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from Journey into Light

from Journey into Light 16-1 Cambodia Muse 4/13/04 2:55 PM Page 65 RANACHITH RONNIE YIMSUT ii. root of an evil When the bell rang, we gathered, as usual, under the nation’s flag. I noticed the older students and the teachers were talking and whispering, but I was not really concerned with what they were saying. We were all in the school- yard of Sala Komrou (Model School), a new school just north of Siem Reap town. It was 18 March 1970. “Get in line and be very quiet!” one of the teachers barked. We fell in line according to our grade and gender. About fifteen minutes later, every- one was in line and at attention. The chattering died down as our principal, surrounded by four soldiers in full combat gear, came out of the building. They walked slowly and stopped in front of us. It was the first time I had seen this many soldiers up close. They held their m-16s ready, their sharp eyes scanning the area. None of them smiled. The schoolyard was absolutely quiet. It frightened me a little. It was also a little exciting, particularly to those of us boys whose fa- vorite subjects were guns and soldiers. Most http://www.deepdyve.com/assets/images/DeepDyve-Logo-lg.png Manoa University of Hawai'I Press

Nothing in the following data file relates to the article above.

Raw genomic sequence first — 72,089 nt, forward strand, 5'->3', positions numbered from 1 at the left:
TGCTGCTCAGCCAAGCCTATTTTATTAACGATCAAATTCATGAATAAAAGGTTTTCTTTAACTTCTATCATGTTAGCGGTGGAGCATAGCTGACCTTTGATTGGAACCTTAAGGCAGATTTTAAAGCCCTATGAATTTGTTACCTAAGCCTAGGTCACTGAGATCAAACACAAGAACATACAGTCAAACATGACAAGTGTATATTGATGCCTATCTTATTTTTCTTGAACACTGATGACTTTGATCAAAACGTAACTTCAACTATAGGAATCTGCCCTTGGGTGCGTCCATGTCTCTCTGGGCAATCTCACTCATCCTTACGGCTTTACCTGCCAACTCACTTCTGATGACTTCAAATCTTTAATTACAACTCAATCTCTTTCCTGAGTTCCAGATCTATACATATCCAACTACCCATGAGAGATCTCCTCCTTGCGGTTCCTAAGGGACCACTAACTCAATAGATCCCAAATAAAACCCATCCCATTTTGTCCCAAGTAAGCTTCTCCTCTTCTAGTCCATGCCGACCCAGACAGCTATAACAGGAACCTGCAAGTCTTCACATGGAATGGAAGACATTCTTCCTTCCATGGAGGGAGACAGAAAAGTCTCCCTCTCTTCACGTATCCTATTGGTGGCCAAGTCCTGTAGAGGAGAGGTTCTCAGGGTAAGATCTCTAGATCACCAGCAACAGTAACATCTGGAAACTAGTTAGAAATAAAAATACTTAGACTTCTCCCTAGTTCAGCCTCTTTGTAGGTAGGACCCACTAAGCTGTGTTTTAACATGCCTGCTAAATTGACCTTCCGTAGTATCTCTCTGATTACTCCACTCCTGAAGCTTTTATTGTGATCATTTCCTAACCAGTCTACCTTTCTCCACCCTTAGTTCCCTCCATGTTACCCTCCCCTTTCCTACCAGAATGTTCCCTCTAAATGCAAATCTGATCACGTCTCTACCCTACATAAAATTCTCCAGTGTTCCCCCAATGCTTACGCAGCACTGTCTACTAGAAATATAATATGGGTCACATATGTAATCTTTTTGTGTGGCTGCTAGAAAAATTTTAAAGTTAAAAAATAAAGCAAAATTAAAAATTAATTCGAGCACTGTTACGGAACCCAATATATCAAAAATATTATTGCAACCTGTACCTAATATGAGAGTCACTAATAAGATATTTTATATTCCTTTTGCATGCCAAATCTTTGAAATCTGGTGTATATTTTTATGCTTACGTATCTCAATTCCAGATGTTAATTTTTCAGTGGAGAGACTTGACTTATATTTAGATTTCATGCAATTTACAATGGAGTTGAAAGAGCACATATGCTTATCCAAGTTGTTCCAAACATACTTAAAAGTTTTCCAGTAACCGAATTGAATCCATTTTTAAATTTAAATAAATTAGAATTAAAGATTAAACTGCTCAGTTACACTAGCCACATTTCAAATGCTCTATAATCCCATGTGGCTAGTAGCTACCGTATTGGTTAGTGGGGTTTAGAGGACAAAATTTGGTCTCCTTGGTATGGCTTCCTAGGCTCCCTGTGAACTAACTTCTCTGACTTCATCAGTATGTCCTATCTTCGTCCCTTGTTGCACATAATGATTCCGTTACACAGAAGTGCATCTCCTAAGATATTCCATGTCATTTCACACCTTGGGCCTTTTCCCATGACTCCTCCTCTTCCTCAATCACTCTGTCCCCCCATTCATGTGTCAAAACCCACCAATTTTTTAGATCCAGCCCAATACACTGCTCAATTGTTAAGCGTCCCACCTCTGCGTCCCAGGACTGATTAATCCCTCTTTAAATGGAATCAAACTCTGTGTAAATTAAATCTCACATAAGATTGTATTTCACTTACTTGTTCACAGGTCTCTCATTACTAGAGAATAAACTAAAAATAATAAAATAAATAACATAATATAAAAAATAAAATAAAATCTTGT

from Journey into Light

Manoa , Volume 16 (1) – Apr 30, 2004

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Publisher
University of Hawai'I Press
Copyright
Copyright © 2004 University of Hawai'i Press.
ISSN
1527-943x

Abstract

16-1 Cambodia Muse 4/13/04 2:55 PM Page 65 RANACHITH RONNIE YIMSUT ii. root of an evil When the bell rang, we gathered, as usual, under the nation’s flag. I noticed the older students and the teachers were talking and whispering, but I was not really concerned with what they were saying. We were all in the school- yard of Sala Komrou (Model School), a new school just north of Siem Reap town. It was 18 March 1970. “Get in line and be very quiet!” one of the teachers barked. We fell in line according to our grade and gender. About fifteen minutes later, every- one was in line and at attention. The chattering died down as our principal, surrounded by four soldiers in full combat gear, came out of the building. They walked slowly and stopped in front of us. It was the first time I had seen this many soldiers up close. They held their m-16s ready, their sharp eyes scanning the area. None of them smiled. The schoolyard was absolutely quiet. It frightened me a little. It was also a little exciting, particularly to those of us boys whose fa- vorite subjects were guns and soldiers. Most

Journal

ManoaUniversity of Hawai'I Press

Published: Apr 30, 2004

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